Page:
Today’s walk along the Thames at the Swanscombe Peninsular – an amazing place for nature with a lot of ground reclaimed long ago from former industrial workings mixing with reserves sporting marsh harriers and a very wide array of birds – was peppered with pyramids.
Well, pyramidal orchids to be precise – beautiful pyramid shaped wild flowers which range in colour from deep magenta to pure albino white. Scores of them lay in the verges, here almost all a deep pink, and were a wonderful sight to see. To think – orchids, orchids everywhere.
Flowering in June and July, they add a rich texture to the wildflowers on show which today included great shows of goat’s rue and wild pea along with all the usual suspects for this time of year from ox-eye daises, vetch of many kinds, to red and white clover.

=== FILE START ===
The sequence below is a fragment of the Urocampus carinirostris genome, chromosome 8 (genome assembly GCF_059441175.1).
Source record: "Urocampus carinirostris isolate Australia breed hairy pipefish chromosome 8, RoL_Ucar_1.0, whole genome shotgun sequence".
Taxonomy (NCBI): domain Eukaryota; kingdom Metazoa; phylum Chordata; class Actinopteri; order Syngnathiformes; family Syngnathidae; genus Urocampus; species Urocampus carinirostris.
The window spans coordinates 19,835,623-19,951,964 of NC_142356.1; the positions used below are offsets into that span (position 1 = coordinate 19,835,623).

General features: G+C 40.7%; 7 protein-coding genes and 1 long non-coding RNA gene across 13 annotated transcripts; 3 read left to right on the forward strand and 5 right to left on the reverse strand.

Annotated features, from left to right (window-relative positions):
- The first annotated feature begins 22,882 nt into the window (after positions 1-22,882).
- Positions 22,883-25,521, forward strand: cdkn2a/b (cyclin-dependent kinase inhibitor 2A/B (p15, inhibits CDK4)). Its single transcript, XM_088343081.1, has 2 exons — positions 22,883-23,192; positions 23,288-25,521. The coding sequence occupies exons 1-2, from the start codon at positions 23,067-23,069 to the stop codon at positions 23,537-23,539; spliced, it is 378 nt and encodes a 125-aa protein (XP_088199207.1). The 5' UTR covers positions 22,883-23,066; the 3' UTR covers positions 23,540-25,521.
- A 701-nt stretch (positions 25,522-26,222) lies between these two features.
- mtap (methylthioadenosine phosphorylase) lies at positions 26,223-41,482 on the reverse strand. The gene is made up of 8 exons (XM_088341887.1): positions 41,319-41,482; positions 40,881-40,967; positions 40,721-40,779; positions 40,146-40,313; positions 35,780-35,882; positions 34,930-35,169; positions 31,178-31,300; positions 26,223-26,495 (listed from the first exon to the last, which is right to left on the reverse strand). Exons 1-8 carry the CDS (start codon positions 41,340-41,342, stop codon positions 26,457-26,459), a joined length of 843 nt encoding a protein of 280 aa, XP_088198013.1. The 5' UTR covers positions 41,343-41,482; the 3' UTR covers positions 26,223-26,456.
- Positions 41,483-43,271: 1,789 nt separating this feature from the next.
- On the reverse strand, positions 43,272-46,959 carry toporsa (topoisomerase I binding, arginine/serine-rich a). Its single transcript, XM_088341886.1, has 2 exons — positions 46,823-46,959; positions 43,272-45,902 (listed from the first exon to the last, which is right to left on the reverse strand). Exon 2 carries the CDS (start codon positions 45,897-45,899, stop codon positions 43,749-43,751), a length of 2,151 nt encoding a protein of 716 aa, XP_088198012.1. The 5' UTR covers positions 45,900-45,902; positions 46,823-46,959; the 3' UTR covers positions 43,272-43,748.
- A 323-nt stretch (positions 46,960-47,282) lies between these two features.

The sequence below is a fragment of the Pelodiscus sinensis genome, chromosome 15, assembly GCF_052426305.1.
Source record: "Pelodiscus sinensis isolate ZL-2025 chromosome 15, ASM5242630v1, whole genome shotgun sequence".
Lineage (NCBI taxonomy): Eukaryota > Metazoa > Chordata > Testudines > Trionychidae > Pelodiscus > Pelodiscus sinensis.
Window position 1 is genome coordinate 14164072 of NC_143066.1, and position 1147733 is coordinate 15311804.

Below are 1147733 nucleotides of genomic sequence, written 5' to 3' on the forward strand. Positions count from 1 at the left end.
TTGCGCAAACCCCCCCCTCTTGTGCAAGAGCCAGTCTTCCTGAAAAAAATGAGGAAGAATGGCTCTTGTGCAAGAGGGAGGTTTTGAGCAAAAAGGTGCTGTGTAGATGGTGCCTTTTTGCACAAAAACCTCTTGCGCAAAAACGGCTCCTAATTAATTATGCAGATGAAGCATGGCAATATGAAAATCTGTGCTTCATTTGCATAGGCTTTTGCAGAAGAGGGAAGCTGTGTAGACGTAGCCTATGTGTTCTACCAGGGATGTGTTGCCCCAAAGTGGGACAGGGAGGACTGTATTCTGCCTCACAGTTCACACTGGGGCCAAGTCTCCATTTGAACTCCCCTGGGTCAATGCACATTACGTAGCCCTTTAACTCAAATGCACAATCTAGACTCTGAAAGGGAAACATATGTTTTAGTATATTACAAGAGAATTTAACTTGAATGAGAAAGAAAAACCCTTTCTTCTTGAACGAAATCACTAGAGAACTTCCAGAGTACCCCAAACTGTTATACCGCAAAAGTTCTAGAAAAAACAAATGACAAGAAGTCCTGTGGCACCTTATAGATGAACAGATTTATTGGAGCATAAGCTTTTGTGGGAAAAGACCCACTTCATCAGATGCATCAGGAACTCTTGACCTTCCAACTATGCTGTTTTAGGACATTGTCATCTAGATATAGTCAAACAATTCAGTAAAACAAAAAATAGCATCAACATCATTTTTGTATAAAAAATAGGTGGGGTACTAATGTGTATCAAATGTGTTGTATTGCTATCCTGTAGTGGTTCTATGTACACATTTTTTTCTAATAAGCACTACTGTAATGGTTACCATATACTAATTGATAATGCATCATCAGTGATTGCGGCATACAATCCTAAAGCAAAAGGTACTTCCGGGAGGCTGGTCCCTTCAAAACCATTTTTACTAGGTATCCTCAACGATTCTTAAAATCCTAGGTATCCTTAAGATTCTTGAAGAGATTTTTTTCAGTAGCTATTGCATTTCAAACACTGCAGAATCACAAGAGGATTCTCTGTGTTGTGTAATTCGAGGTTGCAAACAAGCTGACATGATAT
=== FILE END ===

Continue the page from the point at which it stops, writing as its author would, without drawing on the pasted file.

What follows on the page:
The Plantlife website tells us that ‘originally a flower of old, semi-natural chalk and limestone grasslands, including graveyards, the pyramidal orchid has shown a penchant for more artificial environments in recent times. Colonies have appeared along motorways and ring-roads, marinas and even at one time Stansted Airport.’
Plantlife – www.plantlife.org.uk